Frequently, the starting point for Phokela’s works are old master paintings by the likes of Rubens (1577 - 1640) and Breugel (1525 - 1569). Such artists are taken as being representative of Europe’s so-called ‘Age of Enlightenment’ and it is this period of history, and its wider/subsequent global ramifications, that are so effectively critiqued by Phokela. As Terence Doohan has written “Phokela takes as his subject matter the art of the Enlightenment and through his re-workings of these images” critically interrogates the values and ideals that have been attached to them.” (2) Thus Phokela’s work functions as some sort of starting point for us to look again at the European project of exploration and its subsequent enterprise to occupy and subjugate the African continent, particularly its southern section. As Doohan elaborates, “The values given out” in the Enlightenment images, can be seen as a justification of a European desire for power. But in order to justify this desire for power these values had to appear neutral, and therefore natural.” (3) Doohan further illuminates that Phokela’s work “reminds us that, at the very height of the European Renaissance” Europeans discovered - my italics “the Americas and thus signalled the death of innumerable other civilisations and cultures. Nor is it a coincidence that European Enlightenment led to the darkening of Africa, which they referred to as the Dark Continent.” (4)

Like Rasheed Araeen before him, Phokela’s intention is to make himself visible (5) And in making himself visible, to reclaim a humanity lost to huge numbers of unfortunate African people, dispossessed and marginalised within the land of their birth, by European settlers and their modern-day descendants in Southern Africa.

Phokela was one of five artists selected by Rose Issa for inclusion in her exhibition Routes, at Brunei Gallery, SOAS, London, 1999. In her introductory catalogue essay, Issa wrote, “From Soweto, Johannes Phokela’s deliberate use of classical European imagery, sometimes in mysterious settings, reflects the artist’s concern with the effect of iconography upon the human psyche. His versions of Old Masters such as Rubens, Snyder, Jordaens, or his more recent interpretation of Manet’s ‘Execution of Maximilian’, with added comic elements, are intriguing and show his preferences and critical attitude. In situations that conceal other ideas behind the actual scene, he introduces cigars, credit cards, or Kalashnikovs to create mysterious settings and a theatrical atmosphere. Innocent objects and hidden information are added to his irreverent translocations. Sometimes white squares divide the paintings - a voluntarily act of desecration and demystification.” [from Singing Your Own Song, Rose Issa, Curator]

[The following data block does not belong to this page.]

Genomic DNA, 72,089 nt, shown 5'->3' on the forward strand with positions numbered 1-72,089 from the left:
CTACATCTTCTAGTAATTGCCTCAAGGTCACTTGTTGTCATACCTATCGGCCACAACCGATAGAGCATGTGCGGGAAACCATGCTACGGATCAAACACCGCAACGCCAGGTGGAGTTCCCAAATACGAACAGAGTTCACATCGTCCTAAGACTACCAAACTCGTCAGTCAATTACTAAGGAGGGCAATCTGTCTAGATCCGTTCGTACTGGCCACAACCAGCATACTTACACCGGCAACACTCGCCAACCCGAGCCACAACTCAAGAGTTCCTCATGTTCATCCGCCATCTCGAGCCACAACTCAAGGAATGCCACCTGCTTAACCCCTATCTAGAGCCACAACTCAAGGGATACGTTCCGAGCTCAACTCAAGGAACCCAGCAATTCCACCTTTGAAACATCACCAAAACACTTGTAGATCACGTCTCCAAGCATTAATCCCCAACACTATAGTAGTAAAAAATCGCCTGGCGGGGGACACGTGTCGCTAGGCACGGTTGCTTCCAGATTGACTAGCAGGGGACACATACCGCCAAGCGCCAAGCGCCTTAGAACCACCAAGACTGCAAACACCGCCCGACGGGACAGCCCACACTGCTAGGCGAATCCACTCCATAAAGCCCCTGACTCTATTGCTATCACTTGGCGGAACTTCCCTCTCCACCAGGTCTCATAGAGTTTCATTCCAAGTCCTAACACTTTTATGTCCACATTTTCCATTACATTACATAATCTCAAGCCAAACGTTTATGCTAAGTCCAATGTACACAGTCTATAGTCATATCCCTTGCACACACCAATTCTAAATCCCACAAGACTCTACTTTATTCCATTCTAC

(1) Bonhams catalogue for Modern and Contemporary African Art Sale, September 2000, p. 32 (on Godfried Donkor).

(2) Johannes Phokela Fixation, The Art Exchange Gallery, Nottingham, March - April 2000, Text by Terence Doohan. Catalogue unpaginated.

(3) Ibid

(4) ibid

(5) Rasheed Araeen, through Kala Press, published in 1984 a collection of his essays, articles and correspondence, titled Making Myself Visible.

Related items

click to show details of Routes

»  Routes

Catalogue relating to an exhibition, 1999

click to show details of There is No Redemption/Origin of End

»  There is No Redemption/Origin of End

Catalogue relating to an exhibition, 2002

Related exhibitions

Related venues

»  Bonington Gallery, Nottingham Trent University

Nottingham, United Kingdom

»  City Gallery Leicester

Leicester, United Kingdom